These reactions are widely recognized as responsible for the changes in PET/PC blend's miscibility during blending in the molten state. In the SSP process, besides those reactions, PET-carboxyl, hydroxyl and ester (-[C=O]-OCH2CH2OH) terminal groups may react to each other - esterification and transesterification (chain extension reactions), respectively - leading to an increase of the molar mass. The variation of the Tg can be explained in terms of the competition among all feasible reactions cited. In situations where there is a decrease of the PET's Tg along with an increase of the PC's Tg, it can be inferred that the chain extension reactions prevailed in detriment of the acidolysis and alcoholysis ones. The uncatalysed 80/20 blend was the only case where the PET's Tg showed an increase, attributed to the transesterification reaction between PET-ester and PC-carbonate linkages along the polymer chains. As in all other cases, the PET's Tg either decreased or remained the same, so it can be deduced that the transesterification reaction between PET and PC did not occur during SSP. This indicates that the catalyst was inactive during SSP. Therefore, the variation of the blends' calorimetric properties - Tg, Tch and Xc - can be attributed to PET's chain extension reactions. These reactions could have led to the increase of the molar mass of the PET's chains, the shift of the PET's Tg to lower temperature and the reduction of the effect of the PC chains inside the PET's phase on the blend miscibility and PET's crystallization.

The effectiveness degree - єd - and the glass transition temperature (Tg) of the materials are listed in Table 2 For uncatalysed blends, the єd did not show any tendency, before and after SSP.


Table 2. Effectiveness degree - єd - and the glass transition temperature (Tg) of the materials.


The behavior was dictated for each composition. After SSP, blends rich in PET and PC showed increasing in the єd value as result of the esterification and transesterification reactions between end-groups of PET chains and also end-groups of PET chains with end-groups of copolymer PET/PC. Only the PET/PC 50/50 blend showed decreasing of the єd value which could indicate a demixing process. Concerning the catalysed blends, the PET/PC 50/50 blend showed again anomalous behavior. The єd values for blends rich in PET and PC could be considered similar, before and after SSP. By this form, it would be reasonable to think that the cobalt catalyst did not play any role during SSP.

Rheology measurements

The values of the storage and loss moduli before and after SSP were plotted (Figures 3 and 4, respectively). The curves overlapped, which confirms the inertia of the catalyst in the SSP conditions.


Figure 3. G' of the materials at 10 rad/s.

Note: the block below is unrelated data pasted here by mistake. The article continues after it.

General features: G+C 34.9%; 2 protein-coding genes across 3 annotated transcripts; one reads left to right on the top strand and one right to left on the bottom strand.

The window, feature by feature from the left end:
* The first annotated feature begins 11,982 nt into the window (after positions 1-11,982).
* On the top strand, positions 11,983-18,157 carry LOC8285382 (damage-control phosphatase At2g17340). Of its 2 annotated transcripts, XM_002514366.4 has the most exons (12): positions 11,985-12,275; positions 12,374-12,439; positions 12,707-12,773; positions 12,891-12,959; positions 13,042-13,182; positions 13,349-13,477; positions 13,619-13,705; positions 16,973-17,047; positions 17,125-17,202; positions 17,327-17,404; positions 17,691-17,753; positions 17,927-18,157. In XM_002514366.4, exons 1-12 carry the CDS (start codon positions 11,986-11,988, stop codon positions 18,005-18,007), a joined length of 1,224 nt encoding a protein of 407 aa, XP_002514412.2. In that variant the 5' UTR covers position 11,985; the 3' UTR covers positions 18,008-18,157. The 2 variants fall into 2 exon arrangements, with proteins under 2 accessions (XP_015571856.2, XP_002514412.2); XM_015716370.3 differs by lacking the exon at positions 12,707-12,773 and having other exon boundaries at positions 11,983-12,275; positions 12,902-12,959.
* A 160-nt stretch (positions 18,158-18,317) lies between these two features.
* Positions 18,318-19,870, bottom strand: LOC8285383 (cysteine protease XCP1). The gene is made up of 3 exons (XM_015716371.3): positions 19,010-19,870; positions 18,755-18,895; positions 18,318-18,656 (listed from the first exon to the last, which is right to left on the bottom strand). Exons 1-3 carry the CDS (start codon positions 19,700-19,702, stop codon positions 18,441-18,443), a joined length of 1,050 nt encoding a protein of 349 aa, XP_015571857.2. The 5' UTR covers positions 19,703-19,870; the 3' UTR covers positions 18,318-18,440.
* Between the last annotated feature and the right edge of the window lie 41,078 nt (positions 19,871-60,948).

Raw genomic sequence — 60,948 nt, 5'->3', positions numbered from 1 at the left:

Figure 4. G" of the materials at 10 rad/s.


Table 3 shows the G' and G" as a function of the frequency, before and after SSP. For both precursor polymers, there was a decrease after the post condensation process, which can be attributed to some thermal degradation.


Table 3. G' and G" of the materials at 10 rad/s.


Concerning the blends, before SSP, the G' value seems to be influenced by the amount of PC - uncatalysed blend - and also by the catalyst. The G' reached a maximum value for the uncatalysed blend with 50 wt.% of PC. There was marked action of the catalyst on the blends - the G' value drastically decreased for the catalyzed blends. Similarly, after SSP, the same influences remained with respect to G' but a tendency to decrease was observed in the majority of cases. Similar behavior was observed regarding G".

Unexpectedly, there was a tendency for reduction of the moduli of the blends after SSP. This can be explained by the occurrence of the reactions - transesterification, acidolysis and alcoholysis - or also thermal degradation due to the test conditions, namely prolonged high temperature (270 ºC) and shearing action. In the molten state, all these reactions contributed to deteriorate the polymers' molar mass, although there was a gain in miscibility.

Melt flow rate (MFR) and intrinsic viscosity (η)

Figures 5 and 6 show the MFR values of the materials. The PC's MFR values were similar before and after SSP, indicating that chain extension reaction did not occur with polycarbonate in the conditions applied here.


Figure 5. Melt flow rate (MFR) of the PET, PC and PET/PC without catalyst before and after SSP.



Figure 6. Melt flow rate (MFR) of the PET, PC and PET/PC without catalyst before and after SSP.


Concerning the PET and blends, the MFR values decreased. This behavior can be attributed to PET's esterification and transesterification. These chain extension reactions led to an increase of the molar mass of the PET's chains, resulting in a decrease of flowability.

Table 4 present the intrinsic viscosity [η] values of the materials, before and after SSP. Similar to MFR, the PC's [η] did not change, confirming there was no chain extension reaction for polycarbonate. Regarding the PET and blends, the values of [η] increased, corroborating that PET's chain extension reactions were effective during SSP. The variation is higher for the catalysed blends on account of the action of the catalyst. During the molten processing, the rate of the transesterification reaction between the PC-carbonate and PET-ester groups along the chain is intensified. This generates an increase of the PET-hydroxyl-terminal groups, which helps the PET's chain extension reactions.


Table 4. Intrinsic viscosity [η] of the materials, before and after SSP, and its variation.



The post-condensation reaction of poly(ethylene terephthalate)/polycarbonate blends (PET/PC), with and without catalyst, was evaluated. The variation of PET's Tg, Tch, and Xc indicated that during SSP only PET's esterification and transesterification reactions happened. A convergent finding was found based on the rheological study. The MFR and intrinsic viscosity of the PET and blends decreased and increased, respectively.



The authors wish to thank Conselho Nacional de Desenvolvimento Científico e Tecnológico (CNPq), Fundação Coordenação do Aperfeiçoamento de Pessoal de Nível Superior (CAPES) and Universidade Federal do Rio de Janeiro (UFRJ) for supporting this investigation.



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Patrícia S. C. Pereira
Centro Universitário Estadual da Zona Oeste - UEZO
Rua Manuel Caldeira de Alvarenga, 1203, Benjamim do Monte-Campo Grande
CEP 23070-200, Rio de Janeiro, RJ, Brasil

Received: 19/05/2012
Revised: 12/08/2012
Accepted: 19/09/2012